In the cellar with Jean-Marc Roulot explaining his 2019s.

My next port of call was to see Jean-Marc Roulot in Meursault. It was a pleasure to finally return and see the man in the flesh rather than in an episode of Call My Agent. “The 2019 vintage reminds me of 1990,” he told me. “The 2019s were aged in oak for 11 months with around 15% new wood for the Village Crus. I was a little worried in the beginning because I found little taste of the terroir, although this emerged towards the end of the élevage.” Roulot also told me that he employed more lees ageing this vintage. This was a good set of wines, especially at the top end courtesy of his Les Perrières and Les Charmes, also a superb Meursault Porusot. Perhaps on the entry-level side of his range, some of the cuvées missed some delineation, especially the Les Vireuils, due to the growing season, though Roulot’s wines always benefit from bottle age in order to reveal their individualities. So, find a cool damp cellar for four to five years before broaching most of these.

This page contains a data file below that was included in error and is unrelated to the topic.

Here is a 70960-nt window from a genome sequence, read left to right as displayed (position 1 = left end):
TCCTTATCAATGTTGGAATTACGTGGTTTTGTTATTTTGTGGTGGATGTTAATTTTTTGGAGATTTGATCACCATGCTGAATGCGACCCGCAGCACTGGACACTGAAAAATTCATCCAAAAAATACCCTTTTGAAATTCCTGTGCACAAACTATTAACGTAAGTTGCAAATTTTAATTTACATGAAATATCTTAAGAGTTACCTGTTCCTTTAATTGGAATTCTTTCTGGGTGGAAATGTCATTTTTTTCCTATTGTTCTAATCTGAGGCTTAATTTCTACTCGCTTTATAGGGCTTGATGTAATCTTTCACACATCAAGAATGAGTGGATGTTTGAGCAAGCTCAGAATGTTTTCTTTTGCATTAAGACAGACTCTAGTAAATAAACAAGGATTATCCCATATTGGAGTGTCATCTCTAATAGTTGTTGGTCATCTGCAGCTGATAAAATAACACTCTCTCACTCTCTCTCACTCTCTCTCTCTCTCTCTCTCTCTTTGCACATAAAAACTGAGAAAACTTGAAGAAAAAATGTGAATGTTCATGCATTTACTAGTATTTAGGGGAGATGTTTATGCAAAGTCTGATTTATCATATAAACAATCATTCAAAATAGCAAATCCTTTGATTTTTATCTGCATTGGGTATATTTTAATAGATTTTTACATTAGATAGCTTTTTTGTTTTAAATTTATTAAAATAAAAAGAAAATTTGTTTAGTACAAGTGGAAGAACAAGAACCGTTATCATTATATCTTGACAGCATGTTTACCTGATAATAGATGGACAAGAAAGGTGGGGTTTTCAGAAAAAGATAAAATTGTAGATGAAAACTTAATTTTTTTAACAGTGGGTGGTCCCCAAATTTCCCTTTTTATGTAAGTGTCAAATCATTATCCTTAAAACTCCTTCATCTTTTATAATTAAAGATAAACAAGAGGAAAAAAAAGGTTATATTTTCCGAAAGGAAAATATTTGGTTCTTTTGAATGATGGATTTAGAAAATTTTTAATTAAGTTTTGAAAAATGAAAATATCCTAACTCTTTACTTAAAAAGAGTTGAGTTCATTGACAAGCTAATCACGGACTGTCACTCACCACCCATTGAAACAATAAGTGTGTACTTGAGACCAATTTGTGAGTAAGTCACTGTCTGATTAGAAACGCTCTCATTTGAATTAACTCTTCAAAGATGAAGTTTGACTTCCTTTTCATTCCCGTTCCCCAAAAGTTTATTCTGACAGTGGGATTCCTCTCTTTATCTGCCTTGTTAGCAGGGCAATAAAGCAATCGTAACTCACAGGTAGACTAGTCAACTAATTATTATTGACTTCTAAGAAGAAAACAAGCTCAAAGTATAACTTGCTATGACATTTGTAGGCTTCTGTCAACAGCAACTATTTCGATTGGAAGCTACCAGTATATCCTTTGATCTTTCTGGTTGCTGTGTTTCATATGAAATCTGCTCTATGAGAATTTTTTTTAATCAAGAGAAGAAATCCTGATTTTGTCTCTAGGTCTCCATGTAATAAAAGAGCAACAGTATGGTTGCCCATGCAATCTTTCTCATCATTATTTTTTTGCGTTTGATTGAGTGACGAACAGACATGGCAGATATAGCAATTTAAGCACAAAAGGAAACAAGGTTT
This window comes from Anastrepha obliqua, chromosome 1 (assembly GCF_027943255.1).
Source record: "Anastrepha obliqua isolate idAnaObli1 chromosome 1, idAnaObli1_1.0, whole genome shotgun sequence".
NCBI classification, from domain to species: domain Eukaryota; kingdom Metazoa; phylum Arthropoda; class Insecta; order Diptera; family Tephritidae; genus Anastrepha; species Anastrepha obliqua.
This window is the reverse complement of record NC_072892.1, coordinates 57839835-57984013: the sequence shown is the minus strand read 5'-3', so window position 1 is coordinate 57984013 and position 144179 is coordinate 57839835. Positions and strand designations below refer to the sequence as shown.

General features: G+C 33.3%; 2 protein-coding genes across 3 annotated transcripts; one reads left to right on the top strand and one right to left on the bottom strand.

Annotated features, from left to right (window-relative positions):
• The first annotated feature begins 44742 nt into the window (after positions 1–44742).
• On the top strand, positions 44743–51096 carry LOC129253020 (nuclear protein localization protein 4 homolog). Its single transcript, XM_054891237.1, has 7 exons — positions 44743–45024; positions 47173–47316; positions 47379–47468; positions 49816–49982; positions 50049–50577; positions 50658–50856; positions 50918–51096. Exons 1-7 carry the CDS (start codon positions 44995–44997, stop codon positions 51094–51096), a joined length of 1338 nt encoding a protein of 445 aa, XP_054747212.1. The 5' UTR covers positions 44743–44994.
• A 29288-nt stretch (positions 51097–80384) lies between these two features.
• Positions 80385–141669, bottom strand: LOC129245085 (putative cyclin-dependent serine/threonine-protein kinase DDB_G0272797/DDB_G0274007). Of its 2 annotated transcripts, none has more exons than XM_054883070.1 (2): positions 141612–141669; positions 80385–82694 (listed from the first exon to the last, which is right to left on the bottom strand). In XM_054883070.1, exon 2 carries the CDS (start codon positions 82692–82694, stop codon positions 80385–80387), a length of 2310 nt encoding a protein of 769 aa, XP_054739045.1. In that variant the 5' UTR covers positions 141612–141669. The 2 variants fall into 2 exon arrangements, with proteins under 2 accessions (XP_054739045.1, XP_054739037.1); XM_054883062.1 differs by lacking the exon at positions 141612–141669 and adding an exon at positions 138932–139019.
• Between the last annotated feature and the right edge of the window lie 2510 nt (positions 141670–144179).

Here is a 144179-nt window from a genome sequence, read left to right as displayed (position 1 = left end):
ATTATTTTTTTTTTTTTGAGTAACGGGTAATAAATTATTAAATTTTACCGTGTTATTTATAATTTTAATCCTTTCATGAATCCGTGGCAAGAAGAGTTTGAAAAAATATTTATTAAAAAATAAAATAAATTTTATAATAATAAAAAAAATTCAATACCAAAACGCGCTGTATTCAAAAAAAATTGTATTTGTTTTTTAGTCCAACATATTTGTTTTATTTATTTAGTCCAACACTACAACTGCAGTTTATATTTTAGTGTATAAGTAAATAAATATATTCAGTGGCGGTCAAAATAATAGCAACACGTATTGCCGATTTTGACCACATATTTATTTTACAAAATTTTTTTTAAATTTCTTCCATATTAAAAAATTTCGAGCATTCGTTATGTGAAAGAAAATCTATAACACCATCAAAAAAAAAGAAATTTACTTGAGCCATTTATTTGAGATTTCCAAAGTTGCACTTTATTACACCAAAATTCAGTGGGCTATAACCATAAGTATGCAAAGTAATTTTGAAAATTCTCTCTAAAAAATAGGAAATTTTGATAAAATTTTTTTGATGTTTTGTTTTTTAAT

Winemaker Caroline L’Estimée indicating where her vineyards are located.

I also called in to see Caroline L’Estimée in Chassagne-Montrachet where she helms Domaine Jean-Noël Gagnard. This was another fine array of 2019s that had been bottled. Here, I was particularly taken by her Chassagne Les Caillerets, Clos de la Maltroye and Les Petits Clos. They will be difficult to resist in their youth. Also, don’t overlook her 2019 Hautes-Côtes de Beaune Blanc Sous Eguisons that she releases under her own name.